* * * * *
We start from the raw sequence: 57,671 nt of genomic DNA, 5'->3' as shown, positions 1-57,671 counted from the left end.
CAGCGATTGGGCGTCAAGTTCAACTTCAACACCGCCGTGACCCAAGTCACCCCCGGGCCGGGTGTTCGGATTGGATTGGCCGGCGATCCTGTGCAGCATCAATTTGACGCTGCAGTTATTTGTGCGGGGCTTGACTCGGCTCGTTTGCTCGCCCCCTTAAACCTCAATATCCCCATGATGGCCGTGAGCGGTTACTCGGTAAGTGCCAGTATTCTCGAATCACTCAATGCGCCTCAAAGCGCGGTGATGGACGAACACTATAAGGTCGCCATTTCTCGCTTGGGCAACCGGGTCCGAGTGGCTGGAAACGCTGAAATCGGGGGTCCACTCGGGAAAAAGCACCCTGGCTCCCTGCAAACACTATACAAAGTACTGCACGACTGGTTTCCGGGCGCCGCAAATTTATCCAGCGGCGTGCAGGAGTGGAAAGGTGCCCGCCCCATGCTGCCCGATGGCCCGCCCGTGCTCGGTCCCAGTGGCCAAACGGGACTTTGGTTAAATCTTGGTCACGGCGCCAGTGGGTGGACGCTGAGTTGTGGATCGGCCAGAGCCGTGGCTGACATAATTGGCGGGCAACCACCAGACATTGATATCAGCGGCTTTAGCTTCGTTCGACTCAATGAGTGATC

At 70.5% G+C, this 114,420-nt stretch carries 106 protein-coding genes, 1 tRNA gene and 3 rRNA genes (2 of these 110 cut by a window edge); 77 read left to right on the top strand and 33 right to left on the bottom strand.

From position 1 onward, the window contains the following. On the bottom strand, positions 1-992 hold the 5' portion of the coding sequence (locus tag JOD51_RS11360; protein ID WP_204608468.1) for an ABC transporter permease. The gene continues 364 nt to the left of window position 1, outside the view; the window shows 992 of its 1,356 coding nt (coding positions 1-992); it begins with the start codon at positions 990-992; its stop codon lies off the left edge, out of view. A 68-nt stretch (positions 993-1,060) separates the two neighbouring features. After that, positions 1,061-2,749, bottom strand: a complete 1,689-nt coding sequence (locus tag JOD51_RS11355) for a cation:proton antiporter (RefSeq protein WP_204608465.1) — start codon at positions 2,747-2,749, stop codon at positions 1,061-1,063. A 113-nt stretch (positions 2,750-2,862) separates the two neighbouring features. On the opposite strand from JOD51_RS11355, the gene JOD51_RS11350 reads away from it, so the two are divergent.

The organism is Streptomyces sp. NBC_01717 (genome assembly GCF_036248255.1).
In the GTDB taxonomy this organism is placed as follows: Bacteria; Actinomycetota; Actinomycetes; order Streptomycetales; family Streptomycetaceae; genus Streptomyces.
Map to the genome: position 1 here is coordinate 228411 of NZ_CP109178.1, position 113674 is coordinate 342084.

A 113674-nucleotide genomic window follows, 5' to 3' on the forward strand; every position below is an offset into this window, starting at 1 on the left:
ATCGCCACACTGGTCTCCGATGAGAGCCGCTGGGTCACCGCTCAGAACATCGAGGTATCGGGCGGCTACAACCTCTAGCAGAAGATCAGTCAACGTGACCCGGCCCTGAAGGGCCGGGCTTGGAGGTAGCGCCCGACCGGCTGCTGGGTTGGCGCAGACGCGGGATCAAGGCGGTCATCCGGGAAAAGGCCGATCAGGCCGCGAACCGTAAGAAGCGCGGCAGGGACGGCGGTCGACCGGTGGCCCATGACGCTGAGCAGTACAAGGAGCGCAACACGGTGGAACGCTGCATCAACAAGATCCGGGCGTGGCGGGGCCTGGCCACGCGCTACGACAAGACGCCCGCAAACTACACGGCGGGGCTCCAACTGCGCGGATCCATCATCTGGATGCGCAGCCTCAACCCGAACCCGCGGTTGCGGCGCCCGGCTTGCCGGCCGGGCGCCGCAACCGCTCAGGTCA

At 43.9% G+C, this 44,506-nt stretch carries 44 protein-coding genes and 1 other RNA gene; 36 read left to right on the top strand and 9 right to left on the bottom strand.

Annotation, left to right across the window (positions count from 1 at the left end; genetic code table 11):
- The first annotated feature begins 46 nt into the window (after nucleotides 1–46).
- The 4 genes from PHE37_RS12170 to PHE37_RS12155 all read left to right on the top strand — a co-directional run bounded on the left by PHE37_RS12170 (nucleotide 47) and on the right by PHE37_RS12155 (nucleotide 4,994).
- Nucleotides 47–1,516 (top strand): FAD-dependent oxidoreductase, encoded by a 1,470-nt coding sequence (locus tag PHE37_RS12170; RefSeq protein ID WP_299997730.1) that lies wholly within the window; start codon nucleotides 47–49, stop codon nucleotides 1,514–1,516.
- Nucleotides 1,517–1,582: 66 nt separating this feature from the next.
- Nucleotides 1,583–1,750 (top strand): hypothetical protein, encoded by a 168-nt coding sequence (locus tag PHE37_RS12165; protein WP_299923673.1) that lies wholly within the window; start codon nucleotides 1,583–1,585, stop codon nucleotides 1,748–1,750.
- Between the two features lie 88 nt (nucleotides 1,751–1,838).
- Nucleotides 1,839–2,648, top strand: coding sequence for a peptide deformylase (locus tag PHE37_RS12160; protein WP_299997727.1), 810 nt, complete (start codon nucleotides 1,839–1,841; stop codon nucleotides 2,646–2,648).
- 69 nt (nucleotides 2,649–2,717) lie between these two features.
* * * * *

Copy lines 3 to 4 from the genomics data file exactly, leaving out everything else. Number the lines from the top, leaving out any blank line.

At 70.5% G+C, this 114,420-nt stretch carries 106 protein-coding genes, 1 tRNA gene and 3 rRNA genes (2 of these 110 cut by a window edge); 77 read left to right on the top strand and 33 right to left on the bottom strand.

From position 1 onward, the window contains the following. On the bottom strand, positions 1-992 hold the 5' portion of the coding sequence (locus tag JOD51_RS11360; protein ID WP_204608468.1) for an ABC transporter permease. The gene continues 364 nt to the left of window position 1, outside the view; the window shows 992 of its 1,356 coding nt (coding positions 1-992); it begins with the start codon at positions 990-992; its stop codon lies off the left edge, out of view. A 68-nt stretch (positions 993-1,060) separates the two neighbouring features. After that, positions 1,061-2,749, bottom strand: a complete 1,689-nt coding sequence (locus tag JOD51_RS11355) for a cation:proton antiporter (RefSeq protein WP_204608465.1) — start codon at positions 2,747-2,749, stop codon at positions 1,061-1,063. A 113-nt stretch (positions 2,750-2,862) separates the two neighbouring features. On the opposite strand from JOD51_RS11355, the gene JOD51_RS11350 reads away from it, so the two are divergent.